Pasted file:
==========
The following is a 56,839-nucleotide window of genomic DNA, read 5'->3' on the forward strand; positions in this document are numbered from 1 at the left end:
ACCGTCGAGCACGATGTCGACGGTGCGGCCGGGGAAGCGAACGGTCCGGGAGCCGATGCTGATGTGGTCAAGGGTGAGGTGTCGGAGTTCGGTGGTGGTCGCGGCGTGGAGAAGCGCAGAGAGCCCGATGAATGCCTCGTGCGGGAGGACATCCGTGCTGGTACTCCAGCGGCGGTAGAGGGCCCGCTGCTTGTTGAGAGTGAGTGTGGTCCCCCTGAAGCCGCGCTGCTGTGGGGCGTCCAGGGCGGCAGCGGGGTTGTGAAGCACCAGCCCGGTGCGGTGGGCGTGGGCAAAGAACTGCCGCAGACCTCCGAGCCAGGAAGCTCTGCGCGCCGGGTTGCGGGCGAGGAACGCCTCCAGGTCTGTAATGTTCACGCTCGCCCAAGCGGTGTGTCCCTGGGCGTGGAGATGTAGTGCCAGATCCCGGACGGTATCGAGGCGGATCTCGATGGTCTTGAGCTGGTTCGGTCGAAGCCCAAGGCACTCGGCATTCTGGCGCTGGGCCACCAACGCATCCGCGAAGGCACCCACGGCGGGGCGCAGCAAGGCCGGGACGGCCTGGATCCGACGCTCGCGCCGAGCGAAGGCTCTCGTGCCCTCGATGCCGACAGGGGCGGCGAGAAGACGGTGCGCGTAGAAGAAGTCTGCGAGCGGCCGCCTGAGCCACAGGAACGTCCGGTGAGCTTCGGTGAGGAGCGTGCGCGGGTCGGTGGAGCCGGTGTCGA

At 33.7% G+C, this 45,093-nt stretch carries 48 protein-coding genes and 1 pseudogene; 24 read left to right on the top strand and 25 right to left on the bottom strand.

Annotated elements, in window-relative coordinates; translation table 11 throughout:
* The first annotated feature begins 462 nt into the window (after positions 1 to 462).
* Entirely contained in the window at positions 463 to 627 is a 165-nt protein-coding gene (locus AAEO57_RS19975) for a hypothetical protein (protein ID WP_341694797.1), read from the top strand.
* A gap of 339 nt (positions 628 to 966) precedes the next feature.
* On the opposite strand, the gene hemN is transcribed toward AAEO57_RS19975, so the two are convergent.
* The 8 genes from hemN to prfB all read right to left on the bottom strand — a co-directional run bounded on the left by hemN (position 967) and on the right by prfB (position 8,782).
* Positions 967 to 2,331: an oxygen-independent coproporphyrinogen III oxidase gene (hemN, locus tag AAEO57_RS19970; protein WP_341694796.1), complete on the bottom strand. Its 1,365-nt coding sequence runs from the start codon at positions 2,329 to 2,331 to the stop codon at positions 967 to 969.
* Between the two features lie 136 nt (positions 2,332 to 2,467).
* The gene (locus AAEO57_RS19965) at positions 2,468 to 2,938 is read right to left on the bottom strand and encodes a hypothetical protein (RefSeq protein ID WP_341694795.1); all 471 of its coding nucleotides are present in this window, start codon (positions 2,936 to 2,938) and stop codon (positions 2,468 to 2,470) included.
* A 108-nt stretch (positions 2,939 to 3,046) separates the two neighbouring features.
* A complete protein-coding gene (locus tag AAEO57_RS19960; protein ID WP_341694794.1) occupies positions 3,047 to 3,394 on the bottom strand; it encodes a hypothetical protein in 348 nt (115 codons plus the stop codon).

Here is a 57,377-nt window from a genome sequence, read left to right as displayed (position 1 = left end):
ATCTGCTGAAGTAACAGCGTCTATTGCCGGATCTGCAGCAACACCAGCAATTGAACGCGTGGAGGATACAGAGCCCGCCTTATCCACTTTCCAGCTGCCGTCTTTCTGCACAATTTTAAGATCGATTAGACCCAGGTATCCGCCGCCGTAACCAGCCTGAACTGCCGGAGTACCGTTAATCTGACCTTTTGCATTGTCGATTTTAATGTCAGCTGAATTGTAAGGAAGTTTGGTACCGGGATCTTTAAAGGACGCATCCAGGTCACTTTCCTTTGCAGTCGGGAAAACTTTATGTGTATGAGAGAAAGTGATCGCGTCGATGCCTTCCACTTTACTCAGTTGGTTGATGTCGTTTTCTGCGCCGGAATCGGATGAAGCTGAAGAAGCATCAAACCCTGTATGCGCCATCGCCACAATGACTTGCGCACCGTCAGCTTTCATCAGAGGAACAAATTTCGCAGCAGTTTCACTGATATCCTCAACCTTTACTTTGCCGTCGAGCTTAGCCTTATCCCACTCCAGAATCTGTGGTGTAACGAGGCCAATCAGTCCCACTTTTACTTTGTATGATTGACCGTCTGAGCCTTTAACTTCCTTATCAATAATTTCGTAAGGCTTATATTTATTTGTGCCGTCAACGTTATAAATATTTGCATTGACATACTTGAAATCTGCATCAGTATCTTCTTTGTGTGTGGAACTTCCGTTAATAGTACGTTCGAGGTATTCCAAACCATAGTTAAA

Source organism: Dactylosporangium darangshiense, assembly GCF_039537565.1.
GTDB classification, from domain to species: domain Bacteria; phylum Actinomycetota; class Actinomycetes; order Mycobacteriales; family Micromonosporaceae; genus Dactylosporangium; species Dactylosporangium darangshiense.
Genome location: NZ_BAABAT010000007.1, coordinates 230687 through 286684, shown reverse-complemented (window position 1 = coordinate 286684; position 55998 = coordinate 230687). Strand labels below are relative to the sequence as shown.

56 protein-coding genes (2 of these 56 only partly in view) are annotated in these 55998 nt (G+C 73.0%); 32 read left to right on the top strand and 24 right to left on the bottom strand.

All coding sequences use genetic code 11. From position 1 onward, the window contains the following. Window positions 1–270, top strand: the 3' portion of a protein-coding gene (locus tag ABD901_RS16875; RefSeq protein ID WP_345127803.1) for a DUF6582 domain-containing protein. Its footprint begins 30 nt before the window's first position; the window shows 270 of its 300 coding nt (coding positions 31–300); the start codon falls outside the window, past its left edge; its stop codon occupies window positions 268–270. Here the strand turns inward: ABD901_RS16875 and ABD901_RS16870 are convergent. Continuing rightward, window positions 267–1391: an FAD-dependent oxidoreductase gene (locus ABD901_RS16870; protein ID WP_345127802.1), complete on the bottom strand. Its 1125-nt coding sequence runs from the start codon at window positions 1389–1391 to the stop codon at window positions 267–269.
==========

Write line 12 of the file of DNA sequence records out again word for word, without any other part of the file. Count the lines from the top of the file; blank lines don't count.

* The gene (locus AAEO57_RS19965) at positions 2,468 to 2,938 is read right to left on the bottom strand and encodes a hypothetical protein (RefSeq protein ID WP_341694795.1); all 471 of its coding nucleotides are present in this window, start codon (positions 2,936 to 2,938) and stop codon (positions 2,468 to 2,470) included.